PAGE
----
Buffalo Technology Does Not Suck

Just got off the phone with Buffalo Technology tech support. They most definitely do not suck.

This morning, my house’s WiFi just stopped working entirely. I have a pretty new Buffalo Airstation WBR2-G54, which I bought because cnet seemed to like it, and because it comes with a repeater that extends the wireless range (and creates a new wired access point) simply by powering it up. I was sick of slow media transfer over 802.11b, since I use WiFi to play my music collection everywhere in the house. (I do have pangs of guilt at not buying a router with open source firmware, however, like the Linksys WRT54G).

After trying the standard tricks (resetting the router, different clients, etc.), I decided to call tech support. First plus: Buffalo has free 24/7 tech support for all customers.

The tech support guy I got was clearly clued in. He could tell right away that he didn’t need to ask me if the router was turned on. He also figured out pretty quickly that I run Debian, which is also the distribution that he was learning. I love the feeling of connecting with another Debian user, particularly a tech support person who you know must spend his entire day talking to clueless users—it’s like you have a secret handshake and you can skip all the bullshit.

Anyway, the problem turned out to be relatively simple: I just needed to change the wireless channel. It hadn’t occurred to me because nothing had changed recently in my home. According to the clued-in tech support guy, though, interference can come from quite far away sufficient to make a particular frequency totally unuseable. There is a large condo development going in across the street (probably about 300 feet from my router) and he said he had encountered problems with construction interfering with WiFi several times.

So I still think U-Haul Sucks, but I am firmly convinced that Buffalo does not.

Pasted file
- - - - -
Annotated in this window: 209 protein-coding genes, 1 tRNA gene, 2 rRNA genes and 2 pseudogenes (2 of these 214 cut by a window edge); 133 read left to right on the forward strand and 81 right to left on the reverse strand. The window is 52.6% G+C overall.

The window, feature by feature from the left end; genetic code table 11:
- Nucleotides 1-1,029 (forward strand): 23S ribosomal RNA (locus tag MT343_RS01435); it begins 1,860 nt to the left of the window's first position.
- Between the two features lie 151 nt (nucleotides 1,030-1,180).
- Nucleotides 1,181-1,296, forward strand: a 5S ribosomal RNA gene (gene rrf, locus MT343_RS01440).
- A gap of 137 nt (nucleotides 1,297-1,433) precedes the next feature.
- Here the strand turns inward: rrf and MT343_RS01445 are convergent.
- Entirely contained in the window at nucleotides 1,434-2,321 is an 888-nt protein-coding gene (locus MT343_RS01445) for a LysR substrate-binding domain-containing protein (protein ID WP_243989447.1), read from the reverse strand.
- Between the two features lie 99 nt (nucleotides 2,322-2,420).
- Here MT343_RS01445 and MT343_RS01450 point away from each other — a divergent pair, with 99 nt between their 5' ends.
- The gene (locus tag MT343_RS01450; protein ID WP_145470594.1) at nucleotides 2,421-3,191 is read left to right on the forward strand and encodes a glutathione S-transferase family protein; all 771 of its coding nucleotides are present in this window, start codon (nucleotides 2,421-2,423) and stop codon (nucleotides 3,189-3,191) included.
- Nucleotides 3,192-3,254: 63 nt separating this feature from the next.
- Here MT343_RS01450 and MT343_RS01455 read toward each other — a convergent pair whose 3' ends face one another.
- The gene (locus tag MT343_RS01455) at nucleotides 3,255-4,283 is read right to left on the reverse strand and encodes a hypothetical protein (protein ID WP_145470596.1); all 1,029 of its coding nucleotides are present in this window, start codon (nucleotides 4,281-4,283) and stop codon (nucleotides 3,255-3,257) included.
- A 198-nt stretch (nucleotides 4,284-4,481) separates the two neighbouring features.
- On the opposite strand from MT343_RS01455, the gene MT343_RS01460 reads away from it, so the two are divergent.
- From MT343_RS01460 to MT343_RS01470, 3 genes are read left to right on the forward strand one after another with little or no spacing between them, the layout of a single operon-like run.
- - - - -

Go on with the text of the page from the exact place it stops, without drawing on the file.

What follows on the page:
(I’m also wondering if I should worry about interference that is so powerful as to knock out my whole wireless network coming from so far away).

Welcome Simcha

Here is the newest member of the Rosi-Kessel family:

Her name is Simcha, or שמחה if your web browser supports unicode. Actually, that didn’t work at all. If anyone can give me a hand with how to do Hebrew unicode in HTML, I would appreciate it.

We think she is about 8-10 weeks old, and was found outside with a broken leg. She has a little purple cast with a heart on it while it heals.

Update: Thanks to my commenters, it’s fixed. Had to insert a utf-8 charset tag in the “content-type” header.

The Bane of Typeahead Find

is “click here.”

I’m worried about our children, the web developers of the future. Who will teach them not to ever write “click here”?

(typeahead find, aka “Find As You Type”: a Mozilla Firefox feature that jumps to links when you start typing characters in them; saves keyboard junkies countless hours from having to move their hands off of the keyboard; works poorly if all of your links are called “click here”)

Google Wishlist: whois

There are a number of queries you can do from the Google searchbar; for example, if you query on a phone number, you get a reverse lookup. If you query define:word, you get definitions of that word.

In keeping with the goal of turning Google into the Swiss Army Knife of information retrieval, I wish Google would return domain name ownership results when queried with whois:domainname.com. I think this would be pretty low-hanging fruit for Google. If anyone reading this has access to Google’s magnaminous ear, please suggest it.

Update: It appears that Google had this feature at the beginning of the year, but Network Solutions banned it. Alas.

First Snow, Winter 2004

November 13 is a tad bit early for me. But at least it’s pretty. Unfortunately, in Boston, it seldom stays below freezing for long, so this will soon be a mixture of mud and ice.

Unfortunately, my blog layout gets screwy if a photo associated with a blog entry is longer than the entry itself. So I need to lengthen the entry to fix it. In order to do that, here is a Robert Frost poem, “A Patch of Old Snow”:

There’s a patch of old snow in a corner
That I should have guessed
Was a blow-away paper the rain
Had brought to rest.

It is speckled with grime as if
Small print overspread it,
The news of a day I’ve forgotten—
If I ever read it.

Passed the Bar

As it turns out, I passed the bar exam and will be sworn in shortly. I never received results in the mail, apparently because the court never processed my change of address. So I had to sweat it out until the results were posted on the web.

My immediate reward for passing the bar was these nice balloons. My long-term reward, I suppose, is that I never have to take that particular exam again. It’s a strong incentive to stay put for several years, so if I do move I don’t have to spend several months cramming my head with simplistic legal facts that have, at best, limited application in the real life practice of law.

update.paypal-verifications.net is a scam